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Building a Data Management Plan

Building a Data Management Plan

Blog Article Published: 07/26/2023

Originally published by BARR Advisory.

Written by Christine Falk.

Building and operating a data management plan can be time consuming and overwhelming. You don’t have to go it alone. BARR Advisory asked Dariek Howard, manager, Attest Services, to share his thoughts and recommendations for building an effective data management plan. Here are his top tips to help you through the process:

1. Understand what data you have and where that data resides. Without this information, it’s impossible to understand what safeguards need to be in place and where your priorities—and immediate resources—should be focused. Start by compiling an inventory of the data in your environment. Then, using internal classification schemes, assign classification levels to that data based on its sensitivity.

2. Implement security controls in order of priority. Let’s face it, there are never enough resources available to classify everything as ‘highly confidential’ and implement the strongest technical safeguards all at once. Prioritize implementing security controls like encryption and access management for data deemed the most critical to your organization and its mission first.

In order to have a well-defined data management life cycle, it’s also important to set retention periods on assets in accordance with your internal classification standards and statutory or regulatory requirements. A secure means of disposing the data should be implemented once those retention thresholds have been exceeded.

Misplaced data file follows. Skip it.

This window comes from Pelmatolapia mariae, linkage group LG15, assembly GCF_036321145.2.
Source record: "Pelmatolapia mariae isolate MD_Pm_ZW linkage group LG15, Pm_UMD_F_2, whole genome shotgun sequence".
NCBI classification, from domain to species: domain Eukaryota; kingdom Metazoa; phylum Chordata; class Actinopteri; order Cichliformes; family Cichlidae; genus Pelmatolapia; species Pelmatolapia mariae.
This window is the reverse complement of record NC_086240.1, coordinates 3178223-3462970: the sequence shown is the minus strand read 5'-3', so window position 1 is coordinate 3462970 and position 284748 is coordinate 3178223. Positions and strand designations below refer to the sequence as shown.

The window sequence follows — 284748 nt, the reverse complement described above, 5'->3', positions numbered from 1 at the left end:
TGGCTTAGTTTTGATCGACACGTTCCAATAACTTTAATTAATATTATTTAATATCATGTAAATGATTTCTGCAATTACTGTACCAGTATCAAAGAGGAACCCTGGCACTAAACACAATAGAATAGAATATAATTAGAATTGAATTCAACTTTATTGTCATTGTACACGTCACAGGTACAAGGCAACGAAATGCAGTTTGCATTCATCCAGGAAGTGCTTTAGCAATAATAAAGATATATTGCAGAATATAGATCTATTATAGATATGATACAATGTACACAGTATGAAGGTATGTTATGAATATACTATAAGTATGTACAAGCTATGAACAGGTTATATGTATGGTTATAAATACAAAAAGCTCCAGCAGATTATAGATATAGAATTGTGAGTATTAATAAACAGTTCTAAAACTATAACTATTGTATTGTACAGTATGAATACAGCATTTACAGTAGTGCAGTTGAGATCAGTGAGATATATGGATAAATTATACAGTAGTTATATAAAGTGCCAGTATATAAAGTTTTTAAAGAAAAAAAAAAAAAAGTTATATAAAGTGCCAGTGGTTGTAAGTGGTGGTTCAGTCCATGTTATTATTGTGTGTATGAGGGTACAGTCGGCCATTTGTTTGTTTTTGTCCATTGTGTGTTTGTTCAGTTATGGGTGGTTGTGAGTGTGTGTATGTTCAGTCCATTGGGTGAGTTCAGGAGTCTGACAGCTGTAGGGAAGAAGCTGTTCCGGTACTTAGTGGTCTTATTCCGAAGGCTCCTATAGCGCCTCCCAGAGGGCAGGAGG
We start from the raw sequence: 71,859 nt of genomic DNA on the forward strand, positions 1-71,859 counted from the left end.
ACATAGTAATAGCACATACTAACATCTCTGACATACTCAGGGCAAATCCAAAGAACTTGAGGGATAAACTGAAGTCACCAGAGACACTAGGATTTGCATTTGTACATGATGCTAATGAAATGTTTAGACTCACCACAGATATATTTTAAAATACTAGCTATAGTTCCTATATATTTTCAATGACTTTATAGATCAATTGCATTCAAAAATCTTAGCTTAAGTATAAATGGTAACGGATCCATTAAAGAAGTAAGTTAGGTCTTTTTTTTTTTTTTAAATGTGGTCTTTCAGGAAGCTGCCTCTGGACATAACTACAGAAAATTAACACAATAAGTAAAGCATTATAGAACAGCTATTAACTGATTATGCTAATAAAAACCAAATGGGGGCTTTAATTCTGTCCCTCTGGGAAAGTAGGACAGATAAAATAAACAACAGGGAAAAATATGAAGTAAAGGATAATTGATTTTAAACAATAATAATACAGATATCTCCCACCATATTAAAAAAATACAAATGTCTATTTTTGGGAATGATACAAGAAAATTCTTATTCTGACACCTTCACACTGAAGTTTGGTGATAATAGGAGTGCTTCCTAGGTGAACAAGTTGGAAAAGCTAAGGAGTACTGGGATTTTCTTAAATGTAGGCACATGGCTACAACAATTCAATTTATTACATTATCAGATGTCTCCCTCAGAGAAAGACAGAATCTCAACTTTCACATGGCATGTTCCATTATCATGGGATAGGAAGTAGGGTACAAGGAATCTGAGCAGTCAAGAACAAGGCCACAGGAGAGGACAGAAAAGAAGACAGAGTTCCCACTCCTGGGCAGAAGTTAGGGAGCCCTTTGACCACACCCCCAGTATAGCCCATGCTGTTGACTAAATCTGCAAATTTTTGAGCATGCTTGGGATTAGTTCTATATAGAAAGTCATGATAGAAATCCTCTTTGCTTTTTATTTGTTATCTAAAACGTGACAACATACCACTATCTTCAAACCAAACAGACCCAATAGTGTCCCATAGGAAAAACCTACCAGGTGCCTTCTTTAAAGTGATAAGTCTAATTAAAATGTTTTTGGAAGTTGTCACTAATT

3. Leverage the assets that process, store, or otherwise support the data within your environment. Here are some of the most critical points to consider:

  • People security: Employees are often responsible for directly managing data on a day-to-day basis. Implement periodic training programs to reinforce their understanding of data management, its importance, and steps that can be taken to mitigate risks.
  • Email security: Enforce email security controls to restrict the types of data entering and leaving your organization. This could include, but is not strictly limited to, using email encryption technologies, blocking specified file types—like .exe—and implementing a sandbox environment to scan inbound emails with attachments.
  • Web security: Implement web content filters to block access to known malicious websites and other webpages, like P2P sites, where data loss could occur.
  • Media security: Consider restricting the use of removable media to only those who require it, and create an internal approval process for determining who has access.
  • Endpoint security: Install antivirus software and implement full disk encryption on endpoints—i.e., servers and workstations—that store or process sensitive data. Additionally, consider removing local administrative permissions from end users.

4. Understand your organization’s unique risks. Completing a risk assessment is crucial to understanding your organization’s current security posture and where your primary risks are. Systems that store or process data should undergo regular risk assessments to determine the likelihood and potential impact of a breach, the aggregate strength of mitigating controls in place, and the environment’s overall residual risk rating. When residual risk ratings exceed internal risk tolerance thresholds defined in risk management procedures, additional security measures should be implemented to protect the organization’s most critical data and reduce residual risk ratings to an acceptable level.

A risk assessment can also be a useful resource in gaining buy-in from the executive level on additional resources, like people and tools, that may be needed to better protect the organization’s data and the people it represents.